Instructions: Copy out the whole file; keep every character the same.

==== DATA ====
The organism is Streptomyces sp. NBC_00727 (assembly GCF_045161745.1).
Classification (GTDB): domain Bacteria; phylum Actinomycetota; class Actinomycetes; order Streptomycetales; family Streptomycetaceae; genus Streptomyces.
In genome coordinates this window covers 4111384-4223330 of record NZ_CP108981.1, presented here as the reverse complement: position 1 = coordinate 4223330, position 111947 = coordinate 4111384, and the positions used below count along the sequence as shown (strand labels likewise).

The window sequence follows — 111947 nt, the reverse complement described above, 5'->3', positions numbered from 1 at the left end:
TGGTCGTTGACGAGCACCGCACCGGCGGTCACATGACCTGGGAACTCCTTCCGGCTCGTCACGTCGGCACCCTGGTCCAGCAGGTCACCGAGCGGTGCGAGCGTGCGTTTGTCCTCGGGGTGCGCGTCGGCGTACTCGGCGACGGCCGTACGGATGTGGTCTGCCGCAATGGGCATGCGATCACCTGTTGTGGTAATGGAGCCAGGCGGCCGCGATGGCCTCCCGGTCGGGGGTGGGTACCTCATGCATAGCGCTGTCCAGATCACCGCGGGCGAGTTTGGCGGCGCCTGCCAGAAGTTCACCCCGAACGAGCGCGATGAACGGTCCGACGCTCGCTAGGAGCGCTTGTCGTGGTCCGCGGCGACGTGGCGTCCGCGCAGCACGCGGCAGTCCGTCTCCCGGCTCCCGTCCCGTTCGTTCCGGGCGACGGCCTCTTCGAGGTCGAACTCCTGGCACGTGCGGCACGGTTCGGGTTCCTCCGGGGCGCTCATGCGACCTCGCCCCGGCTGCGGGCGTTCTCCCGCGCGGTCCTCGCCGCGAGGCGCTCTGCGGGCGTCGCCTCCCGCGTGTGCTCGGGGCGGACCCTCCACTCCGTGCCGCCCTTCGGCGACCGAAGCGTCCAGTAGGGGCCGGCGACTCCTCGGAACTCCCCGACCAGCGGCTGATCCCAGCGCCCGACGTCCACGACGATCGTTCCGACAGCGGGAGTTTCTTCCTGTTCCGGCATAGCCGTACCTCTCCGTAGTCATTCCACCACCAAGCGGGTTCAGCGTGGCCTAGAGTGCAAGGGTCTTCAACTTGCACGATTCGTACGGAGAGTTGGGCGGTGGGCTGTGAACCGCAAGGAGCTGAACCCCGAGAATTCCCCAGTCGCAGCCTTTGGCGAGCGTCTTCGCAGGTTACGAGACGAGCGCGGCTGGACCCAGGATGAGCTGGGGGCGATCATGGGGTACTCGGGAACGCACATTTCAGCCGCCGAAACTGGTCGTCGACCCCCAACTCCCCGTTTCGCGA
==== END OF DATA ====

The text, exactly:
The organism is Streptomyces sp. NBC_00727 (assembly GCF_045161745.1).
Classification (GTDB): domain Bacteria; phylum Actinomycetota; class Actinomycetes; order Streptomycetales; family Streptomycetaceae; genus Streptomyces.
In genome coordinates this window covers 4111384-4223330 of record NZ_CP108981.1, presented here as the reverse complement: position 1 = coordinate 4223330, position 111947 = coordinate 4111384, and the positions used below count along the sequence as shown (strand labels likewise).

The window sequence follows — 111947 nt, the reverse complement described above, 5'->3', positions numbered from 1 at the left end:
TGGTCGTTGACGAGCACCGCACCGGCGGTCACATGACCTGGGAACTCCTTCCGGCTCGTCACGTCGGCACCCTGGTCCAGCAGGTCACCGAGCGGTGCGAGCGTGCGTTTGTCCTCGGGGTGCGCGTCGGCGTACTCGGCGACGGCCGTACGGATGTGGTCTGCCGCAATGGGCATGCGATCACCTGTTGTGGTAATGGAGCCAGGCGGCCGCGATGGCCTCCCGGTCGGGGGTGGGTACCTCATGCATAGCGCTGTCCAGATCACCGCGGGCGAGTTTGGCGGCGCCTGCCAGAAGTTCACCCCGAACGAGCGCGATGAACGGTCCGACGCTCGCTAGGAGCGCTTGTCGTGGTCCGCGGCGACGTGGCGTCCGCGCAGCACGCGGCAGTCCGTCTCCCGGCTCCCGTCCCGTTCGTTCCGGGCGACGGCCTCTTCGAGGTCGAACTCCTGGCACGTGCGGCACGGTTCGGGTTCCTCCGGGGCGCTCATGCGACCTCGCCCCGGCTGCGGGCGTTCTCCCGCGCGGTCCTCGCCGCGAGGCGCTCTGCGGGCGTCGCCTCCCGCGTGTGCTCGGGGCGGACCCTCCACTCCGTGCCGCCCTTCGGCGACCGAAGCGTCCAGTAGGGGCCGGCGACTCCTCGGAACTCCCCGACCAGCGGCTGATCCCAGCGCCCGACGTCCACGACGATCGTTCCGACAGCGGGAGTTTCTTCCTGTTCCGGCATAGCCGTACCTCTCCGTAGTCATTCCACCACCAAGCGGGTTCAGCGTGGCCTAGAGTGCAAGGGTCTTCAACTTGCACGATTCGTACGGAGAGTTGGGCGGTGGGCTGTGAACCGCAAGGAGCTGAACCCCGAGAATTCCCCAGTCGCAGCCTTTGGCGAGCGTCTTCGCAGGTTACGAGACGAGCGCGGCTGGACCCAGGATGAGCTGGGGGCGATCATGGGGTACTCGGGAACGCACATTTCAGCCGCCGAAACTGGTCGTCGACCCCCAACTCCCCGTTTCGCGA